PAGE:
What’s next for the North West economy?

What’s next for the North West economy?

26th November 2021, 1:36 pm

The first half of this year was difficult for businesses, who had to deal with coronavirus restrictions affecting how they operated. Since restrictions loosened and lifted, businesses have become more positive about their prospects for the year ahead. At ICAEW we conduct a study every quarter, the Business Confidence MonitorTM (BCM), in which we survey chartered accountants across the UK to find out how the businesses they work for are performing, and so get an impression of how the economy is doing. The latest results show that businesses in the North West are optimistic following the challenging start to 2021.

We are pleased to see that the BCM for the fourth quarter of 2021, published in November, found that businesses in the North West are highly confident, having seen large increases in sales from the lower levels earlier this year when restrictions were in place. Our report shows that confidence is now well above the historical average for the region and there is a positive outlook for 2022.

The BCM found that domestic sales and exports have grown in the North West since the easing of coronavirus restrictions. Domestic sales were 3.2% higher year-on-year in Q4 2021, while exports had risen by 1.9% over the last year, slightly more than the national rate. Businesses also indicated that they anticipated even stronger rates of growth in the year ahead, as the recovery gains more impetus.

Because of the increase in sales, businesses had started to increase their employee numbers. Year-on-year employment growth in Q4 2021 was 1.6%, and businesses said they expected a further 3% increase for the year ahead, a near record rate for the region. As the labour market recovers, so too should average total salary growth. After barely changing during the pandemic, companies planned a 2.9% increase over the coming year.

Business challenges

Businesses may also be planning to increase salaries to tackle some of the issues that they are dealing with in the labour market. Many companies were struggling with labour shortages as they competed with others to recruit staff at the same time. Consequently, 38% of businesses said they were struggling to recruit people for non-management roles, and 26% were struggling to recruit for management roles. Both are record rates for our region since the BCM began in 2004. Difficulties in recruitment were also shown by 43% of businesses reporting staff turnover as a growing source of difficulty for them, a record high for the North West.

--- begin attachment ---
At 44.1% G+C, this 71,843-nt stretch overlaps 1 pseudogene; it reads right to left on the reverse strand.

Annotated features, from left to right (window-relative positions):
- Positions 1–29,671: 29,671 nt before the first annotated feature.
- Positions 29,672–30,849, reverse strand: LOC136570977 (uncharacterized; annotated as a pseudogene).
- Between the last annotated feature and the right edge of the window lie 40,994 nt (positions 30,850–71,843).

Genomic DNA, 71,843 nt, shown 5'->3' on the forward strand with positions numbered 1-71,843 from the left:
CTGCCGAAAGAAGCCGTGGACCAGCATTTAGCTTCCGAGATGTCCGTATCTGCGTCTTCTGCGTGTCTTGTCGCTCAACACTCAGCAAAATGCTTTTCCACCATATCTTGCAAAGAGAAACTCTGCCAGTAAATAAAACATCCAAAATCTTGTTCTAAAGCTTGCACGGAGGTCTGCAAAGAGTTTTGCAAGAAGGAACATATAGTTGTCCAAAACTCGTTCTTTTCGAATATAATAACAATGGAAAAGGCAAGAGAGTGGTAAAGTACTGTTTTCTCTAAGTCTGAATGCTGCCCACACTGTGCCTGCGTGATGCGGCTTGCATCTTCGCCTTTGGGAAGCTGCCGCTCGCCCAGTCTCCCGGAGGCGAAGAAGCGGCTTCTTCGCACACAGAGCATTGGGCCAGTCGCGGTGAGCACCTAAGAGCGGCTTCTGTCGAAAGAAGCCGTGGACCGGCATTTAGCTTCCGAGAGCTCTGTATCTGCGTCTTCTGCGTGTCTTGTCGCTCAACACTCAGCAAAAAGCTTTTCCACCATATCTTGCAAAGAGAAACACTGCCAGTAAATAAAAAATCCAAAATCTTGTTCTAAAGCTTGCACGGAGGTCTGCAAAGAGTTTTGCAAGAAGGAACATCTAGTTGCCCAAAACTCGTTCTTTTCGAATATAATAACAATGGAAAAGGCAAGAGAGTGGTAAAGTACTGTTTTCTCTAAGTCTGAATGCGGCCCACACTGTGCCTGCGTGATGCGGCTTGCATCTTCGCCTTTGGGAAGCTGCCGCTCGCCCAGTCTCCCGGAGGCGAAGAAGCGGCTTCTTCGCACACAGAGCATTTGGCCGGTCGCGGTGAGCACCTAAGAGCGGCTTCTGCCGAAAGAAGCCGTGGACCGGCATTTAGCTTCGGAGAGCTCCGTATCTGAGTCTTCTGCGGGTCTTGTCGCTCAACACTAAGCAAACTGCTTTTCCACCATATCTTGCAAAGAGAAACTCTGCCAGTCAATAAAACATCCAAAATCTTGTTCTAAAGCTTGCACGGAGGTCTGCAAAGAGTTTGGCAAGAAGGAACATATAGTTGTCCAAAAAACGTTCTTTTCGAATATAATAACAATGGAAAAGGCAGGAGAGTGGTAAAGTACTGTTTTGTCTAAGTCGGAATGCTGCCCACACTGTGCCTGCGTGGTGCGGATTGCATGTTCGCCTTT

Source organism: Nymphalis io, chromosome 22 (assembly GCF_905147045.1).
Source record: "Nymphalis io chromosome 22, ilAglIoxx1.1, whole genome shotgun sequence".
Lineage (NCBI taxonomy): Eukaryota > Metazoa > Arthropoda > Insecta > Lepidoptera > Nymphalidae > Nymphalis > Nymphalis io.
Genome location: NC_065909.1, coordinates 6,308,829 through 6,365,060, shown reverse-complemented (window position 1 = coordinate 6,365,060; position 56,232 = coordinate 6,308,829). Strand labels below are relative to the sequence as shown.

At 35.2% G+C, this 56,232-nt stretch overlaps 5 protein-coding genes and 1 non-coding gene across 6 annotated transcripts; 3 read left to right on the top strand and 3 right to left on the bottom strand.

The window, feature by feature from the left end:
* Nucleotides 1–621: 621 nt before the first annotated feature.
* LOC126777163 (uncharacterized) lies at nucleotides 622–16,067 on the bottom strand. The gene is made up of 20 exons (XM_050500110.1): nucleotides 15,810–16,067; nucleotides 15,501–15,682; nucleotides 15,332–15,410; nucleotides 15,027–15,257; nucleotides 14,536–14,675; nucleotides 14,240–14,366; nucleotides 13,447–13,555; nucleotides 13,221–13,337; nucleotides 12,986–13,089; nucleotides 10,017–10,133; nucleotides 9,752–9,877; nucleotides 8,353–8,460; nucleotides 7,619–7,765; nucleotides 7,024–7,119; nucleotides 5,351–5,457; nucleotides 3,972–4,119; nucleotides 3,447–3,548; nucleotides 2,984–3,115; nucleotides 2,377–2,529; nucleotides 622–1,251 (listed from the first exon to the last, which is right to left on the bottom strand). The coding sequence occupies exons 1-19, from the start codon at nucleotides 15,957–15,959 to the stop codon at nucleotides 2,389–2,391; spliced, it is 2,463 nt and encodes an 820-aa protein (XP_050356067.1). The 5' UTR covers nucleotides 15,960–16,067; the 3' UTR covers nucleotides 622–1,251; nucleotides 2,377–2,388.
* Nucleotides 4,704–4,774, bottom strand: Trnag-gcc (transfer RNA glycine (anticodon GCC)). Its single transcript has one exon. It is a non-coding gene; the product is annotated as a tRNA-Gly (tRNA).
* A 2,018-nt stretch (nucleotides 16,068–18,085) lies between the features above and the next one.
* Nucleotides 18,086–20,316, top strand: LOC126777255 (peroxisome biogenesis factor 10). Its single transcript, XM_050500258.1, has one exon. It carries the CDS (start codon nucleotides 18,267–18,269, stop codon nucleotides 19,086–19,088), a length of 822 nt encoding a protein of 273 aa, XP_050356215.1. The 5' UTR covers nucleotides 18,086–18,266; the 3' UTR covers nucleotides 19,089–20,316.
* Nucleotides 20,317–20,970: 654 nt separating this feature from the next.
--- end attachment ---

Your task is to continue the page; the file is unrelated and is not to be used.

As well as labour market challenges, transport problems were widespread, cited as a pressing issue by 34% of companies. This is the joint-highest rate since the survey began and probably reflects difficulties with freight capacity as demand surges, including a shortage of HGV drivers. It is also possible that businesses have had difficulties in adjusting to new Brexit-related procedures and border controls. Adding to these obstacles, regulatory requirements were more widely cited in the region as a growing challenge than elsewhere in the UK. Again, Brexit may be part of the explanation here.

The BCM indicates that there are still challenges ahead, however businesses in the North West are optimistic and well placed to capitalise and achieve substantial growth in the coming months.  The North West has a fantastic breadth of expertise in the fintech, digital, and manufacturing sectors, which should help with the continued economic recovery. At ICAEW we want to see every region of the country achieve its full potential and we, and our members, will be working with businesses to help them reach their goals into 2022 and beyond.

Read the ICAEW Q4 Business Confidence Monitor for the North West in full

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